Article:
In Dr. Reddy’s Laboratories Limited v. Controller General of Patents Designs and Trademarks and other connected matters, the Delhi High Court expressed concerns with respect to the discriminatory actions and arbitrariness of the Office of the Controller General of Patents, Designs and Trade Marks (‘CGPDTM’) and imposed costs on two officials of the CGPDTM for non-disclosure of facts and waste of judicial time.
The Court dealt with a batch of petitions filed by four petitioners which include Dr. Reddy’s Laboratories and Terrace Pharmaceuticals against the CGPDTM alleging that the office had barred them from filing oppositions against certain trademark applications. It was the case of the petitioners that Dr. Reddy’s wanted to oppose the Trademark application for the registration of the mark “Razomax”, filed by Florem Pharmaceuticals, while Terrace Pharmaceuticals wanted to oppose the mark “Sanjivani Mantra”. The oppositions were disallowed on the ground that the same were filed beyond the time period of four months, as prescribed under Section 21 of the Trademarks Act, 1999. The Petitioners submitted that they tried to file the hard copy of oppositions which were also stated to have not been accepted and therefore repeated emails written by them to the concerned department in the Trademark Registry. However there was no response whatsoever. Furthermore, it was the grievance of the petitioners' that the Trademark Registry, despite being aware of the oppositions of the Petitioners and of the present writ petitions having been filed, issued registration certificates without any reference to the Petitioners. The petitioners argued that while the Supreme Court of India had ordered for extension of the limitation period which specifically excluded the time span from March 15th, 2020 to February 28th, 2022, the benefit was not given to all.
At the outset, the Delhi High Court after considering the contentions of the petitioners recorded its dismay over the non-disclosure on the part of the officials regarding the fact that around 6,000-7,000 oppositions were filed during the pandemic period beyond the four month period of limitation and were entertained by the CGPDTM. The Court therefore imposed a cost of Rs. 1 lakh each on two officers of the CGPDTM to be deposited with the DHCBA Pandemic Relief Fund. The Court said that the amount is to be utilised only for the purposes of distribution to lawyers and their families who have deceased/suffered, during the pandemic.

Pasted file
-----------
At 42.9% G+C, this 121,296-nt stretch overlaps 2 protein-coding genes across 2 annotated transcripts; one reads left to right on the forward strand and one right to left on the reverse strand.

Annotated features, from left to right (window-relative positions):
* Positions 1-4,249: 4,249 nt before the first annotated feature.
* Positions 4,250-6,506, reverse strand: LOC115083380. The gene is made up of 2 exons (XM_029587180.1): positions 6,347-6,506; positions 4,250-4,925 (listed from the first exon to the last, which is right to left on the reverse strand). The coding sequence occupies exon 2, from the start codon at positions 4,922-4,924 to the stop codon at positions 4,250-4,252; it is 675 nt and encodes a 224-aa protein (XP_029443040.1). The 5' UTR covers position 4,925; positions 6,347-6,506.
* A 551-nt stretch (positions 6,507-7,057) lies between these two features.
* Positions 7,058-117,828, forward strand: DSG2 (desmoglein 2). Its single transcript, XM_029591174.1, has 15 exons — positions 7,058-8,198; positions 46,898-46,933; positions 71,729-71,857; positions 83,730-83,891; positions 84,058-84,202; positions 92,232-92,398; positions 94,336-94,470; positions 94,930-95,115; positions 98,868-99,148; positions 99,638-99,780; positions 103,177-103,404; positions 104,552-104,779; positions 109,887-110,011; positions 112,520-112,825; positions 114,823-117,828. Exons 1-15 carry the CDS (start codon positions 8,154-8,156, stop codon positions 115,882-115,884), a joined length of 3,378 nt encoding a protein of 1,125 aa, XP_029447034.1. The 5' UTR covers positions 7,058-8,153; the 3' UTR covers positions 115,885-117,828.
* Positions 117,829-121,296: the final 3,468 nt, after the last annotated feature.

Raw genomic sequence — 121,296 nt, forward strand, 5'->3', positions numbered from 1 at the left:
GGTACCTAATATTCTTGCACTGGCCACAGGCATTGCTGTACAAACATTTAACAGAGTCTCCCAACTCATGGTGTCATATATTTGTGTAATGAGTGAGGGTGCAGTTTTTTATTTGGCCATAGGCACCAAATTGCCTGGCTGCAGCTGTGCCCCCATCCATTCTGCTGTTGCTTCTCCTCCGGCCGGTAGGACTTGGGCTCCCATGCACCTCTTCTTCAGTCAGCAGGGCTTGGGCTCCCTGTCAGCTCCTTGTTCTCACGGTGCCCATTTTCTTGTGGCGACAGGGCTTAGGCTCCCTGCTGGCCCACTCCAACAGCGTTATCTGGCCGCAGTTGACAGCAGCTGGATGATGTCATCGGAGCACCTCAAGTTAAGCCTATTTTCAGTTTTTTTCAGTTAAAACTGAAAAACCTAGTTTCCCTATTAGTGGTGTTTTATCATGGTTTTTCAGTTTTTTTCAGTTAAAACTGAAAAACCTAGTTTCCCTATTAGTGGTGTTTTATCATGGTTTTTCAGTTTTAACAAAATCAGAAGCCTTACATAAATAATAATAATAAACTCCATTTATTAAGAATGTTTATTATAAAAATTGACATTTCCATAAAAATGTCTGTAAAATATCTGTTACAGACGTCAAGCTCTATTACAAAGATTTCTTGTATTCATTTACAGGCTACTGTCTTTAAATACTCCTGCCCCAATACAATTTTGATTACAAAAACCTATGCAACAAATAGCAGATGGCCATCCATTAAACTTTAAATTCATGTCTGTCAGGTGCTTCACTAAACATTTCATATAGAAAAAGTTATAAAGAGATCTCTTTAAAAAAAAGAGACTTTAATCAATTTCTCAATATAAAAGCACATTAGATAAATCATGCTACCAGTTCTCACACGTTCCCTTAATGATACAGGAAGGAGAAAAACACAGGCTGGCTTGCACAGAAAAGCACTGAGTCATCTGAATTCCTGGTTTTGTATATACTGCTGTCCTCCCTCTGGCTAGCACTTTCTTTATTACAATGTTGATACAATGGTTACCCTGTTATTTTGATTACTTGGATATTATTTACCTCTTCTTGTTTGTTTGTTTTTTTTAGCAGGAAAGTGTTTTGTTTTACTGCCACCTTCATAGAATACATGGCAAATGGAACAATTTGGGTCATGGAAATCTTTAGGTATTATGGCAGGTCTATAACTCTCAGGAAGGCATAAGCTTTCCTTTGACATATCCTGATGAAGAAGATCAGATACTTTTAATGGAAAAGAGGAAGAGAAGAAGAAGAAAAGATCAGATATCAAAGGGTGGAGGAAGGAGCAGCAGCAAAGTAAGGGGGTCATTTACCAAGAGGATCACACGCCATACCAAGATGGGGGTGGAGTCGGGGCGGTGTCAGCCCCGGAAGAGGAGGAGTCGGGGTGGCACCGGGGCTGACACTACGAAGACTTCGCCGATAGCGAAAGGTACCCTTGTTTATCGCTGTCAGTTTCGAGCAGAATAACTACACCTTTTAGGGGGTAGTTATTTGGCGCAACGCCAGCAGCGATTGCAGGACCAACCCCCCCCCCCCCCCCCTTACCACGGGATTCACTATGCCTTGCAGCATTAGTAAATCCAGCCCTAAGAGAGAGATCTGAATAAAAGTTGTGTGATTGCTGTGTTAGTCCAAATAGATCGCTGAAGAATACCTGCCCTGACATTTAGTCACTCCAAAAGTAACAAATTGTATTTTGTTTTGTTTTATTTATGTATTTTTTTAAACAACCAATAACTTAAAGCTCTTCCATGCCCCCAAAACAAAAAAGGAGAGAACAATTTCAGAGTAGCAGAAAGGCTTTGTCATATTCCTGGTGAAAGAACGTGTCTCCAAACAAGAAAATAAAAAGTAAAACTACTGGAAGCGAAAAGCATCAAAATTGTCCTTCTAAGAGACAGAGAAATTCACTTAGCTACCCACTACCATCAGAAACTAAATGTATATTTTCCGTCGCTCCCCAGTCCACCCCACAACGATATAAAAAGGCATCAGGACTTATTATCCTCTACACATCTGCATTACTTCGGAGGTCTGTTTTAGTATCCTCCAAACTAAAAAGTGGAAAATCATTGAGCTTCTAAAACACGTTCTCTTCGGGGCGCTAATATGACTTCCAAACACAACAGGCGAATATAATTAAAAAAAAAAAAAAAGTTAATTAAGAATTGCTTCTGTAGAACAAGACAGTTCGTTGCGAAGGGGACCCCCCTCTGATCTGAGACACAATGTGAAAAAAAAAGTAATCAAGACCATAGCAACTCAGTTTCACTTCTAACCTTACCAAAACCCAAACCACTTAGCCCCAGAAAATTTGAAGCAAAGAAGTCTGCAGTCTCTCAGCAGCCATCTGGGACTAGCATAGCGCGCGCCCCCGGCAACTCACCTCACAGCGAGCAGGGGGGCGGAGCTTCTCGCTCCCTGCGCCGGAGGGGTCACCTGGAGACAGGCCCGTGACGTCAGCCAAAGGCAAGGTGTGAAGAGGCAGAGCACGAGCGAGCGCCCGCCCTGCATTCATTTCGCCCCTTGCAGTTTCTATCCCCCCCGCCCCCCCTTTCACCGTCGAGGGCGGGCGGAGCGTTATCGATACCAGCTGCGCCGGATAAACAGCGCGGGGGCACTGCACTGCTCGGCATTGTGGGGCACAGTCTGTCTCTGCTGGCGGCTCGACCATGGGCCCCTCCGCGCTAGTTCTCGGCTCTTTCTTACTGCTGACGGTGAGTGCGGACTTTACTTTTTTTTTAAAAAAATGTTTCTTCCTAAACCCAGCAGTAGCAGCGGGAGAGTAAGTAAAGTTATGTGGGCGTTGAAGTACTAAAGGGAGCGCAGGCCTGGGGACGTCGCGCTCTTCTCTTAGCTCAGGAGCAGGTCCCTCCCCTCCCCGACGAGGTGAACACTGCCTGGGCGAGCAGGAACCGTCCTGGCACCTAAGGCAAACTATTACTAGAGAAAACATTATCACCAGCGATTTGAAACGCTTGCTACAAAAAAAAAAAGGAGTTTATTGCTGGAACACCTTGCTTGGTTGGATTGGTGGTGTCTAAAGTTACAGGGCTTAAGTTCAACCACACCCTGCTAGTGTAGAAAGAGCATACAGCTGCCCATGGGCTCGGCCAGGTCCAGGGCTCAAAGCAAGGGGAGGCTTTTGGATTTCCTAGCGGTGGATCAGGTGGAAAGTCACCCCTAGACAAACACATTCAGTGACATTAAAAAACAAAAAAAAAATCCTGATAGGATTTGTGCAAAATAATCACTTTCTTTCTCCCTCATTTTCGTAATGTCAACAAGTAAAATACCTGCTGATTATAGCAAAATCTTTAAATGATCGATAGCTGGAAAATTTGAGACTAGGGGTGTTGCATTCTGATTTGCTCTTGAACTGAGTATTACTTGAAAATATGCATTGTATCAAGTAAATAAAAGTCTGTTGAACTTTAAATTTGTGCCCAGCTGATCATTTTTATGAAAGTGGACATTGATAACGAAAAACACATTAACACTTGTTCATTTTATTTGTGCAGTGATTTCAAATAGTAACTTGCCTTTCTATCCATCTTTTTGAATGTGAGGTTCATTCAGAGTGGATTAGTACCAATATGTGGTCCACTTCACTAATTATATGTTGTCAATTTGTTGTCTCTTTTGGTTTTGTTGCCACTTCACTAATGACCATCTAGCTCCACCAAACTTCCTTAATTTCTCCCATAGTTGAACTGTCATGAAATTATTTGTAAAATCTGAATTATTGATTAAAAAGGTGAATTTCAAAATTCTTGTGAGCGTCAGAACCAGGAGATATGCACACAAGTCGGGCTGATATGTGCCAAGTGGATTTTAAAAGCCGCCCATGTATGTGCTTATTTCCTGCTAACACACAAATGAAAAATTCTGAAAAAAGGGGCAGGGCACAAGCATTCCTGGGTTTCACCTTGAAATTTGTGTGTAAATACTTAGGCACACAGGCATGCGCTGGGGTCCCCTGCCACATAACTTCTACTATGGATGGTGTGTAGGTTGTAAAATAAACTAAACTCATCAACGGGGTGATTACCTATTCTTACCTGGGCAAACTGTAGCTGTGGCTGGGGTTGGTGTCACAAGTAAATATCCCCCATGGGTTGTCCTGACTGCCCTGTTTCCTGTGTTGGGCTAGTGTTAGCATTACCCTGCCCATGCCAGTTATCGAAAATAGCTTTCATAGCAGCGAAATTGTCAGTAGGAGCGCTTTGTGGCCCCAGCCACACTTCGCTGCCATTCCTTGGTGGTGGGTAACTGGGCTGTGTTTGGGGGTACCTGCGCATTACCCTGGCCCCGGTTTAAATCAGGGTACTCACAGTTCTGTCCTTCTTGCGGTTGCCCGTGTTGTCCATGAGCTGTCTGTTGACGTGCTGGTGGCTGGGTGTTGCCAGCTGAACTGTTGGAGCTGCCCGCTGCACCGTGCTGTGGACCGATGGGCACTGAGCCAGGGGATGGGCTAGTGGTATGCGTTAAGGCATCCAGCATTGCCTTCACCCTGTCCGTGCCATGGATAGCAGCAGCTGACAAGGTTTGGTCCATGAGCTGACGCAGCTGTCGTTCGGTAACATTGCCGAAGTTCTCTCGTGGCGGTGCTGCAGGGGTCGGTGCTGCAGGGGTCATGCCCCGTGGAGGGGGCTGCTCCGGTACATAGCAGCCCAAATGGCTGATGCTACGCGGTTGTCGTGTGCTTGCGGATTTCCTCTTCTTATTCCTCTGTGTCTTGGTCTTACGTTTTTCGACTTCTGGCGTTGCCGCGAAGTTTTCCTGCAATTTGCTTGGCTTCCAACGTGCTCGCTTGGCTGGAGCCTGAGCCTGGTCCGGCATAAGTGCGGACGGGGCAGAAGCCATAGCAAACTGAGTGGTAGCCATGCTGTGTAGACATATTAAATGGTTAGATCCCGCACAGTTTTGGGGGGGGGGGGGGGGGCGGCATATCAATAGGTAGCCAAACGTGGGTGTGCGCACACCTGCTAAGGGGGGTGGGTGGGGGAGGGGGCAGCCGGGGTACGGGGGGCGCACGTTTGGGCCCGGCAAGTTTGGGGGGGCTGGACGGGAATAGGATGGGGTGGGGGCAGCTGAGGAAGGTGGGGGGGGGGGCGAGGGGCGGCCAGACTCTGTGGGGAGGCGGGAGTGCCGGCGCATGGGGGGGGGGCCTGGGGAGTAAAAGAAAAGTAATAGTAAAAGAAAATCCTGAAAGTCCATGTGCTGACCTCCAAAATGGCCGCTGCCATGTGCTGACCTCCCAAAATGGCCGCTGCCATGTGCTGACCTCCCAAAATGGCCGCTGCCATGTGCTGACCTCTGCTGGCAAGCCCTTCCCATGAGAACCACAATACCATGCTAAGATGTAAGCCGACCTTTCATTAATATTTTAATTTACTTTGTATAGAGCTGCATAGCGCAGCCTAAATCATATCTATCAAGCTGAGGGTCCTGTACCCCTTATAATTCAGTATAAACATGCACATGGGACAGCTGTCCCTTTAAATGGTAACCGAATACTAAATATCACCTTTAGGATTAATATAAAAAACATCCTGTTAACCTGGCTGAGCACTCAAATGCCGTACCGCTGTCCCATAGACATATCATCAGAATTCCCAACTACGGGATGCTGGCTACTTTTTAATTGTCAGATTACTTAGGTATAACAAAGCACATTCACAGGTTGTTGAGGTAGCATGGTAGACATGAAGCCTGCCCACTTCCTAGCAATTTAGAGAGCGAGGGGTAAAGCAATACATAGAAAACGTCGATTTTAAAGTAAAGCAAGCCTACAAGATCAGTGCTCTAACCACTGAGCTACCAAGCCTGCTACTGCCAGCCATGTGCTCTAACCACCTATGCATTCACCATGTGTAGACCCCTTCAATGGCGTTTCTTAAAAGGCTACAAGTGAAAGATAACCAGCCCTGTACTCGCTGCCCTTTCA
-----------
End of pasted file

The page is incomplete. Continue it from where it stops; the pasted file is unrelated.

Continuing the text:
The Court also issued the following directions:
  1. Condonation on delay of the aggrieved parties for filing their respective oppositions. These oppositions have to be filed by March 31st, 2022 (either online or offline) which will be registered by the Trademark Registry by April 10th, 2022.
  2. The registration certificates which had been issued by the registry to stand suspended and remain suspended until the time of their due acceptance despite the oppositions.
  3. The registration certificate shall not be issued for the mark “Razomax”.
  4. The advertised applications in respect of which the four-month limitation period would have expired after March 15th, 2020, the limitation period in terms of the orders of the Supreme Court shall be extended for filing oppositions to the said applications, until the expiry of 90 days from March 1st, 2022, i.e., till May 30th, 2022.
  5. Registration certificates which have been issued during the pandemic period shall be dealt in a two-fold manner:
    1. a. In trademark applications, where the oppositions have been already filed or are even  received by the Registry by May 30th, 2022, will be valid and will resultantly enjoy the statutory rights.
    2. b. In case of trademark applications where the oppositions are filed or are received by May 30th, 2022, the registration certificates shall either not be issued or if already issued, shall stand suspended until the oppositions are decided by the office of the CGPDTM.
  6. As regards to the e-mails with respect to oppositions that are received by the by the CGPGTM the concerned registrar shall, at first, ensure that such emails are replied to, not later than 2-3 working days.
  7. Proper instructions are to be given to the section issuing registration certificates at the GCPDTM in the Mumbai Office depending upon the correspondence received, so that certificates are not issued while issues relating to oppositions are raised with the office of the CGPDTM.
Noting that more than two lakh oppositions are pending with the intellectual property authority, the Court also sought the CGPDTM to submit a proposal on the manner in which the Office intends to deal with these pending oppositions with a complete year wise chart of oppositions which are pending, where pleadings are complete and the matters have matured for hearing, along with a proposed mechanism.
The matter is listed for further consideration on May 18th, 2022.


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